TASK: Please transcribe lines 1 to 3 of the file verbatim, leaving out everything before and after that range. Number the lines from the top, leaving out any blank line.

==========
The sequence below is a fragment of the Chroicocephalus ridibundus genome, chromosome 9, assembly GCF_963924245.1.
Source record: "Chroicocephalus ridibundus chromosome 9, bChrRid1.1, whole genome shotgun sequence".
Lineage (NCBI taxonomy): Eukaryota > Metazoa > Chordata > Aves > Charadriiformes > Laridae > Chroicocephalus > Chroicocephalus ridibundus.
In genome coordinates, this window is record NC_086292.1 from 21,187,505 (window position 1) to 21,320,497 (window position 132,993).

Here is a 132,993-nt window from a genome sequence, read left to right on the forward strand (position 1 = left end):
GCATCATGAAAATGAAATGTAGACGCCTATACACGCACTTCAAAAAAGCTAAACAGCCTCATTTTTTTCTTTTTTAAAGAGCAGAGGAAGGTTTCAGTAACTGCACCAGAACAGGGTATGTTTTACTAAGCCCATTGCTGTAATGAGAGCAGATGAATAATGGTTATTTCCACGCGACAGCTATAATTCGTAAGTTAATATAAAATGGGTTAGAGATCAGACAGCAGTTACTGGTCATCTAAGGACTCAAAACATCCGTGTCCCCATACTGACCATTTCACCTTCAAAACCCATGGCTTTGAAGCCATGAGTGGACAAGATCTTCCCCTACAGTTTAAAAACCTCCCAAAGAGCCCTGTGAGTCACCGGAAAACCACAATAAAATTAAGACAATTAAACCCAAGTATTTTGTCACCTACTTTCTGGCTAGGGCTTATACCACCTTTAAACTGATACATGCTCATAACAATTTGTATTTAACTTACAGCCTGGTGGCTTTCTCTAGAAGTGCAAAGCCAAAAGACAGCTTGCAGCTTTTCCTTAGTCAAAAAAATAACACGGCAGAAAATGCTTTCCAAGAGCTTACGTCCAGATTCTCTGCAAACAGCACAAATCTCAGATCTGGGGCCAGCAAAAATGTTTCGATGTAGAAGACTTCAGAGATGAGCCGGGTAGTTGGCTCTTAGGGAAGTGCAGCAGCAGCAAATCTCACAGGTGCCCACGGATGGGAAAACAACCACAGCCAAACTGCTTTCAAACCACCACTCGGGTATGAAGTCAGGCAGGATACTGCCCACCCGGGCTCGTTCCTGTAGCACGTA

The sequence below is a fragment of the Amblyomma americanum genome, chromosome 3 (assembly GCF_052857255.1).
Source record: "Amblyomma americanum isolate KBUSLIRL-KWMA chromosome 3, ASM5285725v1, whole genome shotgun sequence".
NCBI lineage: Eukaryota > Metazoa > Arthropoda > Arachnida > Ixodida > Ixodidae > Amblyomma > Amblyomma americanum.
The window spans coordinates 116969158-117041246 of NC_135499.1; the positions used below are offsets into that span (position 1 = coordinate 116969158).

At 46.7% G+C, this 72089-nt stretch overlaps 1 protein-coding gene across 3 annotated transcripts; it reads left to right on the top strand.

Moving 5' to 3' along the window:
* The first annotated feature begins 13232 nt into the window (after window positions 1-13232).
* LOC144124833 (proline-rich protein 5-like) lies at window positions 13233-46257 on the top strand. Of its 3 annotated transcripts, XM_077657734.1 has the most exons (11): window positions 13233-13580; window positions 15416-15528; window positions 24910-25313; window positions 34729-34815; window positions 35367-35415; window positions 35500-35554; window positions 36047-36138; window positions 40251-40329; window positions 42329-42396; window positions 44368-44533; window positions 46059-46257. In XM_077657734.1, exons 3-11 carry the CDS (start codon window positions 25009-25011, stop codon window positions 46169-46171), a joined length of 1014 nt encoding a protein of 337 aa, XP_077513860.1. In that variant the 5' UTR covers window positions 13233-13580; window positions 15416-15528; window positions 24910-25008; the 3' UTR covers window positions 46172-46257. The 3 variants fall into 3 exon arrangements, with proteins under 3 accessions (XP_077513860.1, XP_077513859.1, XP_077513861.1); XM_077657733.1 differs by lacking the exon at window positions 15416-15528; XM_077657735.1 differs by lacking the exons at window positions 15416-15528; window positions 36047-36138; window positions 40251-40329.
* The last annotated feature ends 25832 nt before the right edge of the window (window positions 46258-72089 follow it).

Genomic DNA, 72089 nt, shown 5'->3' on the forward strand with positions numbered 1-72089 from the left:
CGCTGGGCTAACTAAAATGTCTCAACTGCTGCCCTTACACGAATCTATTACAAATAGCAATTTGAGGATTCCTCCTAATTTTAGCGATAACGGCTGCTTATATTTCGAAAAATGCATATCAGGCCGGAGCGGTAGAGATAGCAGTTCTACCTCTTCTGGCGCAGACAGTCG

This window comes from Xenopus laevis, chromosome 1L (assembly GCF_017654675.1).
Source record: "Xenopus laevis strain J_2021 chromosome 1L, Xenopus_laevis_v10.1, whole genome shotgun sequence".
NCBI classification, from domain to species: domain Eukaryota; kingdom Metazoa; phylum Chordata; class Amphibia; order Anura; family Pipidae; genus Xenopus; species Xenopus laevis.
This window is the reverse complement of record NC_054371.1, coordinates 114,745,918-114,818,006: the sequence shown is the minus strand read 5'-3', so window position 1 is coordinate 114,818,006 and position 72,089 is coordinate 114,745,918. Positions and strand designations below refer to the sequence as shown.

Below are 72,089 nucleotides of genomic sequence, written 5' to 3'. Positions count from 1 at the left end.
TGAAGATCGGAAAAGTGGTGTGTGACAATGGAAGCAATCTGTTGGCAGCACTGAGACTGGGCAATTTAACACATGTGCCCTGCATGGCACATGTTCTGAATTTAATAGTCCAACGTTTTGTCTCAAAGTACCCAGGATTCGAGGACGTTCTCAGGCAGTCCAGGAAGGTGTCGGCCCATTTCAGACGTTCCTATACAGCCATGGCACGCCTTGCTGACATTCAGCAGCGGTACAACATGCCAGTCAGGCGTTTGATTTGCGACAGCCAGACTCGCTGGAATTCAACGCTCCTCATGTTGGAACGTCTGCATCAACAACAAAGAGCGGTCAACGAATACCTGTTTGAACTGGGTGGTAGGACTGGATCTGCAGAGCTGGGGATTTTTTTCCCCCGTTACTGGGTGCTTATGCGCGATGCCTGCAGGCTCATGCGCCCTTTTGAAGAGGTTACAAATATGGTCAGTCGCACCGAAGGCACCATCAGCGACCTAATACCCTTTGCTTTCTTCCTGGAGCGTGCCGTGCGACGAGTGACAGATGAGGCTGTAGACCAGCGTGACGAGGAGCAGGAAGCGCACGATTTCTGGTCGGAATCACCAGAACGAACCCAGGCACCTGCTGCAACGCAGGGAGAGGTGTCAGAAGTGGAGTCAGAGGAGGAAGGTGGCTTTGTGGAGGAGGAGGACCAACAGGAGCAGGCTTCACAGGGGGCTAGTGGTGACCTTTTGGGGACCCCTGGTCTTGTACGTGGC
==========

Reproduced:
The sequence below is a fragment of the Chroicocephalus ridibundus genome, chromosome 9, assembly GCF_963924245.1.
Source record: "Chroicocephalus ridibundus chromosome 9, bChrRid1.1, whole genome shotgun sequence".
Lineage (NCBI taxonomy): Eukaryota > Metazoa > Chordata > Aves > Charadriiformes > Laridae > Chroicocephalus > Chroicocephalus ridibundus.